We didn’t have cell phones. If we left the house, we just didn’t get to talk to any of our friends, until we came back home (and that was after school, work and homework was finished.)
We didn’t have PlayStation, Xbox or Wii. We had Atari with about two games; Asteroids and Space Invaders. No high resolution graphics, no killing other people, no digital surround sound. We shot at rocks or aliens, in black and white, and it was the same game over and over and over and over.
We didn’t have PSP’s, iPhones, Gameboys, ipads, or iPods to play with in the car, on road trips; and we sure didn’t have portable or built-in DVD players in the car to watch movies on. We actually had to read a book, talk with the family or play games like: searching for every alphabet letter on billboards and signs, trying to find all 50 states on car tags, or playing the “I’m going on a trip” game. When things got really boring on a long road trip we could always revert to singing “100 bottles of beer on the wall.”
We didn’t have iPods to download thousands of songs onto. We had 45 and 33 1/3 RPM records, which we had to be very careful with as to not scratch them or we could never hear that song all the way through again. We had 8-track tapes and then cassette tapes. If we wanted to hear a particular song then we had to hit the fast forward button, click play, click fast forward, click play, click fast forward, click play…… oooppps too far…… click rewind, click play, click rewind, click play. But, the worst of it all was when your tape got “eaten” by the player. The tape would wrap around the player and we would spend 30 minutes very carefully unwinding the mess from the player and then keeping the tape straight as we would roll it back into the cassette with a pencil. If we didn’t have an 8-Track or cassette with a song we wanted then we had to call it in to the radio station and sit by the radio all day with our tape recorder, ready to mash “record” when the song finally came on; and then the DJ would usually talk during the first part of the song and ruin it.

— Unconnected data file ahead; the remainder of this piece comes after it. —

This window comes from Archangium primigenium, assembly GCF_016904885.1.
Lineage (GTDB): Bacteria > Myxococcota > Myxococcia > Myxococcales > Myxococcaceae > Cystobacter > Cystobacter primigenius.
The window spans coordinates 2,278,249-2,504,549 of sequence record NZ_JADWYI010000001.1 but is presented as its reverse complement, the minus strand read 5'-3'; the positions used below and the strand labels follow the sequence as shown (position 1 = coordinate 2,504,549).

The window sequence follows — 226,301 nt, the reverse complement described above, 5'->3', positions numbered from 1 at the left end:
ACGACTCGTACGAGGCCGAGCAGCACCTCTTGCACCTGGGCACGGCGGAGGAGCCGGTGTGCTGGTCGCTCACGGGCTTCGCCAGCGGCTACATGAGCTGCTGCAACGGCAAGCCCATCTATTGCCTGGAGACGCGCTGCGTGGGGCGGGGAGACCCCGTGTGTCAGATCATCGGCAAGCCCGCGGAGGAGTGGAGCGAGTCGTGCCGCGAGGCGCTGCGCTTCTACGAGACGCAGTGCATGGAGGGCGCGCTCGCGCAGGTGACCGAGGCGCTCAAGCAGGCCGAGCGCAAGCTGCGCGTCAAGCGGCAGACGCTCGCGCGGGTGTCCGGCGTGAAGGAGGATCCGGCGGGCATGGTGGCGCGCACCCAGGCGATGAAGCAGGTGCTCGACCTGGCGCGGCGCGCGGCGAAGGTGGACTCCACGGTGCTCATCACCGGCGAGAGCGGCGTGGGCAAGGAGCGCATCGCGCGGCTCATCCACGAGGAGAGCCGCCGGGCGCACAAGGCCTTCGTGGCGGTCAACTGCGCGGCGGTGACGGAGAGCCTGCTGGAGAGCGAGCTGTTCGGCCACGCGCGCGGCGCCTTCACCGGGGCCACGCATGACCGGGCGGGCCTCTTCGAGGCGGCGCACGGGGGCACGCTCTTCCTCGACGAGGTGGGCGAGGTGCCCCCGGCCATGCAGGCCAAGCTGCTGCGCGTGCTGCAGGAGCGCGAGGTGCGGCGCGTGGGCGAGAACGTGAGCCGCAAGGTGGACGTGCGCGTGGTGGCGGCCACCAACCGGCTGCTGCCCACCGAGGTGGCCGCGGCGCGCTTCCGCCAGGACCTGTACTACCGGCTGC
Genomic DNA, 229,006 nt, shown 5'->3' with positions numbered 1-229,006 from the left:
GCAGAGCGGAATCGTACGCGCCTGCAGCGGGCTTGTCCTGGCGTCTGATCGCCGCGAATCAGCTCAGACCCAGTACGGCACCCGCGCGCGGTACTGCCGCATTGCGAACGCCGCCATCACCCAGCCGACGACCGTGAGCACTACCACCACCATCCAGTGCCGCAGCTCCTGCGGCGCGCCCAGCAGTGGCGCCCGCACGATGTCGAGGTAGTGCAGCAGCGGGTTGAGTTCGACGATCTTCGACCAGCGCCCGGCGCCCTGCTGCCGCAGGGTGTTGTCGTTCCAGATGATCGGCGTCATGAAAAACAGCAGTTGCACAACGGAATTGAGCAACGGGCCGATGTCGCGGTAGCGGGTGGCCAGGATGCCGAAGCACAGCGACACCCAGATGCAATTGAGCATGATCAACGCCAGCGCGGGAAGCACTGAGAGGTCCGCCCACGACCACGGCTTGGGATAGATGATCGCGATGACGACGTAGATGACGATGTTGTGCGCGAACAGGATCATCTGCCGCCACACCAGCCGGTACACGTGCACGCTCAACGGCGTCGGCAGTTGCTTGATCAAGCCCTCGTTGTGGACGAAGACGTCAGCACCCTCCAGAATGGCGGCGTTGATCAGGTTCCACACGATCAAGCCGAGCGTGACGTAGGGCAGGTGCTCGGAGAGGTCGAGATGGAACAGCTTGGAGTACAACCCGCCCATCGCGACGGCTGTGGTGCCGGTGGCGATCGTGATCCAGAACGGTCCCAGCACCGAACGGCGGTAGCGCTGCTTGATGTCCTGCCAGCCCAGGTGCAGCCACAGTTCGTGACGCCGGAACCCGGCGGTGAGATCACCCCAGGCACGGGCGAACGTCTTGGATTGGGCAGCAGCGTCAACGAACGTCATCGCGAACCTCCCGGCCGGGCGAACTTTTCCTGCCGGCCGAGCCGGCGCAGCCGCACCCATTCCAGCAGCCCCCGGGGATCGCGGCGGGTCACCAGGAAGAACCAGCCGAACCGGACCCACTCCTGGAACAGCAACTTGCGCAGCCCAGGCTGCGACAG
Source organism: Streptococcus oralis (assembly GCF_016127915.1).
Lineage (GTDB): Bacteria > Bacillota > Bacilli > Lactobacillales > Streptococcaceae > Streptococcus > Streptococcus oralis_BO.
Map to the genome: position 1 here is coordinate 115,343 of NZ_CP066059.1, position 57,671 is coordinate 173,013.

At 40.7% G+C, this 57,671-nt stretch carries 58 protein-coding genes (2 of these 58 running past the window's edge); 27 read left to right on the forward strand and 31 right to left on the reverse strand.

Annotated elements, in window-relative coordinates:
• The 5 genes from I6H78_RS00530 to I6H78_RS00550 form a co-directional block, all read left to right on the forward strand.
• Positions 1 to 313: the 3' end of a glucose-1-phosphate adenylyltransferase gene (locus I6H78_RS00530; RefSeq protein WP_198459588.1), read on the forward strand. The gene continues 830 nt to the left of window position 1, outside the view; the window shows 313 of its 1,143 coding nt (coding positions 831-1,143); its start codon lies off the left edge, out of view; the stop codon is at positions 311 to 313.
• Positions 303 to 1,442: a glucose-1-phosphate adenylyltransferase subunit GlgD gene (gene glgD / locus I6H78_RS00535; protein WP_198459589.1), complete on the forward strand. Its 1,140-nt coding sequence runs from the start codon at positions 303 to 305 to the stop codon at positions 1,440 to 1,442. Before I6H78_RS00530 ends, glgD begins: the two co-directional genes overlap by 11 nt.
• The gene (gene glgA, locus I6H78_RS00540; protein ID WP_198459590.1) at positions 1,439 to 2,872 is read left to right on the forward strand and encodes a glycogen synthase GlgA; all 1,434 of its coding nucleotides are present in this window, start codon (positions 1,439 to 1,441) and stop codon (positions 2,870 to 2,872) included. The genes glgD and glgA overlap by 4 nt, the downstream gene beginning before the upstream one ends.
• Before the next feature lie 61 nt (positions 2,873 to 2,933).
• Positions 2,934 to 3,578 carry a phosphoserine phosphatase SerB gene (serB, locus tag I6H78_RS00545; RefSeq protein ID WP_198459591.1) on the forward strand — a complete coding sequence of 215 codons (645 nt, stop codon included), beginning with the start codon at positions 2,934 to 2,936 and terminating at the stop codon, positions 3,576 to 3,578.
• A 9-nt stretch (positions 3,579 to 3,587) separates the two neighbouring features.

We didn’t have the luxury of complaining about our household chores with sayings such as “I don’t want to load/unload the dishwasher.” “I don’t want to unload the dryer”…… we didn’t have dishwashers and dryers; we actually had to wash dishes by hand and hang clothes on a clothesline.
And there was no such thing as calling HRS if our parents spanked us. If we did wrong, we got beat for it. If we did wrong at school, then the principal beat us and when we got home we would get beat again. Discipline was actually accepted back then and was considered a good thing. The saying, “it takes a village to raise a child” was alive and well because all of our friends’ parents had permission to beat us if we did wrong at their house, also.
As I sit here, in my “mid-life” age, I might not have had to walk to school “uphill in the snow, both ways” but I think my life was pretty dang “hard” compared to what today’s youth is “suffering” through.
And if you think your kids don’t think you’re too old as it is, turn on some black and white re-runs of Andy Griffith or Lucile Ball and see what kind of looks they give you then.
Until then….see you around the town.